## Friday, March 17, 2017

### Pi (π) Day puzzles

PHOTO: Pi, oh my
Illustration: Brilliant.org

https://1.bp.blogspot.com/-N1IbUfJsQNU/WMt2raOdKzI/AAAAAAAAmTw/VxGoOTXmRVg1qSnPrEfgZBNI4srKYKmngCLcB/s1600/698.png
https://i.guim.co.uk/img/media/6761bf29081fd18320052fedd665200b902a79ba/0_0_698_268/master/698.png?w=620&q=55&auto=format&usm=12&fit=max&s=d3fe28a06878d2e59063b822dab1fc00
https://www.theguardian.com/science/2017/mar/13/did-you-solve-it-pi-day-puzzles-that-will-leave-you-pie-eyed

Solution
A, B and C contain equal amounts of pie.

The tastiest solution is to consider box B as a square box made from four smaller square boxes, and box C as a square box made from 16 smaller square boxes. Pie fills the same percentage of each box, whatever the size of the box. So pie must fill the same percentage of A, B and C. In other words, the amount of pie is the same in each box.

But if you wanted to overcomplicate things, you can also solve with pi. As you remember from school, the area of a circle is pi x (radius)², or πr². Let the radius of the smallest pies (in C) be r, which means the radius of the medium pies (in B) is 2r and the radius of the big pi is 4r. Then the area of pie in A is π (4r)² = 16r², the area of pie in B is 4 x π (2r)² = 16r², and the area of pie in C is 16π (r)² = 16r². All the same!

PHOTO: How well did we do? Here are the results, with the results in parentheses of those who attempted the problem on Brilliant.org. Congrats Guardianistas, you smashed it!
• A has the most pie: 23 per cent (21 per cent)
• B has the most pie: 2 per cent (3 per cent)
• C has the most pie: 10 per cent (18 per cent)
• A, B and C have equal amounts: 65 per cent (58 per cent)
Picture posted by Sports Illustrated, saved by Doctor Charcuterie to Rah Rah Riot, Pinterest
https://2.bp.blogspot.com/-TuOttsL9e2M/WMt2qjLbtuI/AAAAAAAAmTk/CQTFeC_krIkP67LxyiWY1G49hAWplAPhQCLcB/s1600/0835e014cdfc1f0c54d45c37a23c897f.jpg
https://s-media-cache-ak0.pinimg.com/564x/08/35/e0/0835e014cdfc1f0c54d45c37a23c897f.jpg
https://www.pinterest.com/lee7343/rah-rah-riot/

2) One hundred computers are connected in a 10x10 network grid, as below. At the start exactly nine of them are infected with a virus. The virus spreads like this: if any computer is directly connected to at least 2 infected neighbours, it will also become infected.

Will the virus infect all 100 computers?

PHOTO: if any computer is directly connected to at least 2 infected neighbours, it will also become infected.
Will the virus infect all 100 computers?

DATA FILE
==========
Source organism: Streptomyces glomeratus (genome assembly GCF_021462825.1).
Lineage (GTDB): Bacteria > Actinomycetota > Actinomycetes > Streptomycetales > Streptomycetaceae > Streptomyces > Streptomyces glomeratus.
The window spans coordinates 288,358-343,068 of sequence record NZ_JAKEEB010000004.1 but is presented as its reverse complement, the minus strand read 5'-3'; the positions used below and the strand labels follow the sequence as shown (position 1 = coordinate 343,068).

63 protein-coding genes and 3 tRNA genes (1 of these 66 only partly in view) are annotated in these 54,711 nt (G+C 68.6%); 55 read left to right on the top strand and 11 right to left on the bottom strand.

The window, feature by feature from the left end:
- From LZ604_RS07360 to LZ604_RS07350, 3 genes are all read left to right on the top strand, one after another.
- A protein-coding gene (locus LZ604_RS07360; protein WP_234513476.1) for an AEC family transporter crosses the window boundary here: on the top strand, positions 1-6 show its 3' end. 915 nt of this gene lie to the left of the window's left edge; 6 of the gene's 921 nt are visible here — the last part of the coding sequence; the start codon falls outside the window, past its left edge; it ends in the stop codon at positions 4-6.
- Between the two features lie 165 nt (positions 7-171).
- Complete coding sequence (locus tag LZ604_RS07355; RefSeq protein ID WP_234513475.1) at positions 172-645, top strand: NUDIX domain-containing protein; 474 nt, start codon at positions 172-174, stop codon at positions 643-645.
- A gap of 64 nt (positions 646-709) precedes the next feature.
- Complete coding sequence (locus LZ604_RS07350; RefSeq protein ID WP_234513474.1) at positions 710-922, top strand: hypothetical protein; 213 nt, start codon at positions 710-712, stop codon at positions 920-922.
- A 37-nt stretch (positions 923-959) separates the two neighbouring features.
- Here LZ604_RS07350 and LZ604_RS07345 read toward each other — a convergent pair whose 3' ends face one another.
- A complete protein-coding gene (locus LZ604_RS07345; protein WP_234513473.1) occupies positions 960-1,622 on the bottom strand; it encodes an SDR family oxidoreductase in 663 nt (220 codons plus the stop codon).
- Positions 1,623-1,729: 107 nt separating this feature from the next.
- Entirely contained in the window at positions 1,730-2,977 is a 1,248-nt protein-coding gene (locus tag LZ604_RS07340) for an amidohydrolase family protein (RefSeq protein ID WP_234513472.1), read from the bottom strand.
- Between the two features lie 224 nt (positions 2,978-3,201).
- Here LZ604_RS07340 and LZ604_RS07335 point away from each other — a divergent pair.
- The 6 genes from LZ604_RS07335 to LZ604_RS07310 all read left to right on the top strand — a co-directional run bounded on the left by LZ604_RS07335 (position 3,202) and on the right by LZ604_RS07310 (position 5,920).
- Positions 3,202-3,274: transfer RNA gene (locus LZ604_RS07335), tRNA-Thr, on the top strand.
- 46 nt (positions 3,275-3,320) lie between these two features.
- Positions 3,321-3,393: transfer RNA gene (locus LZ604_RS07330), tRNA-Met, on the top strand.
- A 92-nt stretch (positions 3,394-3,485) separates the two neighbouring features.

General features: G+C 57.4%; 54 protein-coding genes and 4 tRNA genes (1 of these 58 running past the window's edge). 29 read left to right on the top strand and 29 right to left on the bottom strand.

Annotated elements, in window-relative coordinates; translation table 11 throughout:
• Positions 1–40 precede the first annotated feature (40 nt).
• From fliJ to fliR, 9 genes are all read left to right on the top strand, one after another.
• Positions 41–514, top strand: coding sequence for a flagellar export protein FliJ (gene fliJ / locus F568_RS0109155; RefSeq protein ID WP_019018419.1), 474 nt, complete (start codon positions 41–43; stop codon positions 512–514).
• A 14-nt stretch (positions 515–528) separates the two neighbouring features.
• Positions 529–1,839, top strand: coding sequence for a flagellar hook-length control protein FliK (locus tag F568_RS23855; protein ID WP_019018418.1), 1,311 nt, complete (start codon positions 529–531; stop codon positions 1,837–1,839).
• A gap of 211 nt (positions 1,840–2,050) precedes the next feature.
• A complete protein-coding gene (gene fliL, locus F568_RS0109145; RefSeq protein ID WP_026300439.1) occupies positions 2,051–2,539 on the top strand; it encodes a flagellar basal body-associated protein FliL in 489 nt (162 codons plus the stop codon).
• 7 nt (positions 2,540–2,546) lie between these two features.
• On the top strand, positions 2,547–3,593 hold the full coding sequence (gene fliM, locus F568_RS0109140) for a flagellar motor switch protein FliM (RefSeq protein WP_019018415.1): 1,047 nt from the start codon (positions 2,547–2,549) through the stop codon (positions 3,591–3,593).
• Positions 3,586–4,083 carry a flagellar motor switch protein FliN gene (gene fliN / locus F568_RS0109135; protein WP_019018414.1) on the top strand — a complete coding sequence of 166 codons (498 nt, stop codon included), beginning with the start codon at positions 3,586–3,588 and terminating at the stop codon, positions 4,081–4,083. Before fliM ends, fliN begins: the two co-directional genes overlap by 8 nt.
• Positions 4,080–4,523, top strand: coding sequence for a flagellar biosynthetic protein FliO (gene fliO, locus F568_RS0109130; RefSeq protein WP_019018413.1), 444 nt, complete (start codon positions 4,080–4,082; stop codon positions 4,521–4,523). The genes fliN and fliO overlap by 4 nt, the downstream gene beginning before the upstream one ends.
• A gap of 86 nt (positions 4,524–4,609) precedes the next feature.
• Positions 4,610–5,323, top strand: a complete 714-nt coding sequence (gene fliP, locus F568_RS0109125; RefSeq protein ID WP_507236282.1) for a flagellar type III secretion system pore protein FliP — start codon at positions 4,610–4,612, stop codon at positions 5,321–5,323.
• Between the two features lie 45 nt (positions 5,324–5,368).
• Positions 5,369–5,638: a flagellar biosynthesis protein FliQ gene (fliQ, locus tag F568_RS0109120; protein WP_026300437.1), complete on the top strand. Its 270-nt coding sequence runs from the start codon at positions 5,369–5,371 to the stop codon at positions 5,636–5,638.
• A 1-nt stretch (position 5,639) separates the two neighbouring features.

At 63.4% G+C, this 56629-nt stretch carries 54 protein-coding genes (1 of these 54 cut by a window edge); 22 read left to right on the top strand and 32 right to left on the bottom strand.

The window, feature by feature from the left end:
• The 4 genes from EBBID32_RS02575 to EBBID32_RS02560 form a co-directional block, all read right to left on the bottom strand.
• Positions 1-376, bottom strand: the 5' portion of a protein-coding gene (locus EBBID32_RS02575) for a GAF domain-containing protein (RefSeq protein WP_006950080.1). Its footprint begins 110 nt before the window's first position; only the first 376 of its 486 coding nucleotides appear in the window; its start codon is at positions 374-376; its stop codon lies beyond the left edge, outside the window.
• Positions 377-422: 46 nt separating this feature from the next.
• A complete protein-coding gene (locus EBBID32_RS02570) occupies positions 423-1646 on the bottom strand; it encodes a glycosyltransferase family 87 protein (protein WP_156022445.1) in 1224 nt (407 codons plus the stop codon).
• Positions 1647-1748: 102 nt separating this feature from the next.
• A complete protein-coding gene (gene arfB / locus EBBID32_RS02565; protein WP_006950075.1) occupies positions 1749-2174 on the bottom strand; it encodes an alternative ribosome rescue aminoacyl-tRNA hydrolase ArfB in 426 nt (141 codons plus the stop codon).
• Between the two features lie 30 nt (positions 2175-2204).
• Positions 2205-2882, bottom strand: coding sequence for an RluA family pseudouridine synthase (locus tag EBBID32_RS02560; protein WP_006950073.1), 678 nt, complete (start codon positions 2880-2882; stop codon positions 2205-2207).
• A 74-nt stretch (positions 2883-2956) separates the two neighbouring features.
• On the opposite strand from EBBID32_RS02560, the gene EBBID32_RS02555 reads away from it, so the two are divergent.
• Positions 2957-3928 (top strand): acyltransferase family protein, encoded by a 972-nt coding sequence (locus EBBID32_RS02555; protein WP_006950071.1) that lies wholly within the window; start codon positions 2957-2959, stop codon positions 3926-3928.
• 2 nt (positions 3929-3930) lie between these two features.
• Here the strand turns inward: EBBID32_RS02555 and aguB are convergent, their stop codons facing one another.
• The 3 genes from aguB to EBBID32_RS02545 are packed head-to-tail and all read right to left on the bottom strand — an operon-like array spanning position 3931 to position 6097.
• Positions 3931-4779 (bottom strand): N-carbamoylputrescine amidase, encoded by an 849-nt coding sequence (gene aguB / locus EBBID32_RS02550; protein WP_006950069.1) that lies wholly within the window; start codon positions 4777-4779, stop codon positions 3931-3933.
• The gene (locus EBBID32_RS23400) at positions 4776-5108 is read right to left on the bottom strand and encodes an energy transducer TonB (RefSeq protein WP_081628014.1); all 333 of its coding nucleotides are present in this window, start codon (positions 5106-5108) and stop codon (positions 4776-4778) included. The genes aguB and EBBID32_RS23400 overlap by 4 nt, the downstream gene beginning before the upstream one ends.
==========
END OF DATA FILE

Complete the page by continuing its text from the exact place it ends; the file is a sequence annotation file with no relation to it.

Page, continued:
Illustration: Brilliant.org
https://4.bp.blogspot.com/-GWavs3Ivb4Q/WMt2raFTTNI/AAAAAAAAmTs/IpiCb1oy_roZ-_DmB36EP_iHpLjbgycOwCLcB/s1600/804.png
https://i.guim.co.uk/img/media/2292a89b363df5048580b942172ddbaa7b647617/0_0_804_808/master/804.png?w=620&q=55&auto=format&usm=12&fit=max&s=c05d408dc96c432b2b89a47ef796b819
https://www.theguardian.com/science/2017/mar/13/did-you-solve-it-pi-day-puzzles-that-will-leave-you-pie-eyed

The image shows a possible example of the initial infection. You can try to fill it in to see if ultimately the network will consist of 100 orange dots. But the question is not asking what happens to this example. I want to know what will happen given any initial configuration of infected computers.

Solution
No, the virus will not infect all 100 computers.

The solution is simple to understand, although you would have needed some impressive insight to get there on your own.

They key here is the perimeter of the infection. By perimeter, I mean the length of the boundary of the infection.

For the infection to infect all computers, then the final boundary must be 40, since the perimeter of an infected 10x10 square is 10 + 10 + 10 + 10 = 40

Note that the infection can be a single area, or it can be made up of many separate areas. If it is many separate areas, we need to combine the perimeters of all the infected areas.

The perimeter of a single infected computer is 4, as below. So the perimeter of nine infected computers will be maximum 36, which is 4 x 9. (This is the case when no infected computers are adjacent, as in the image above.

But the perimeter may be much lower. For example, if the infected computers are all on the same row, the boundary will only be 9 + 9 + 1 + 1 = 20)

PHOTO: Perimeter of a single infected computer is 4
Illustration: Alex Bellos

https://4.bp.blogspot.com/-XEW8Fy3PSTw/WMt2qQEj3jI/AAAAAAAAmTc/lB0x-Vh3ycwR3CI5Bf7d1UveJsY0nG4awCLcB/s1600/1944.jpg
https://www.theguardian.com/science/2017/mar/13/did-you-solve-it-pi-day-puzzles-that-will-leave-you-pie-eyed

The beautiful part of this problem is the fact that the perimeter of the infection never increases as the infection grows. Consider what happens when an uninfected computer is infected by two computers. Two of its sides are absorbed into the infected area, and the other two become part of the perimeter of the infected area. The perimeter loses 2 and gains 2, a net change of 0. We can see this in the mini-grid below. In A, the infected area has a perimeter 8. In B, a new computer is infected, yet the perimeter of the infected area remains 8. Likewise in C, another computer is infected, and the perimeter remains 8.

PHOTO: An uninfected computer is infected by two computers
Illustration: Alex Bellos

https://1.bp.blogspot.com/-5qXK1OYm-O0/WMt2qvdrwxI/AAAAAAAAmTg/VatmJUvTDJg-HKdjSj85EWYTdOeBK4E_wCLcB/s1600/1952.jpg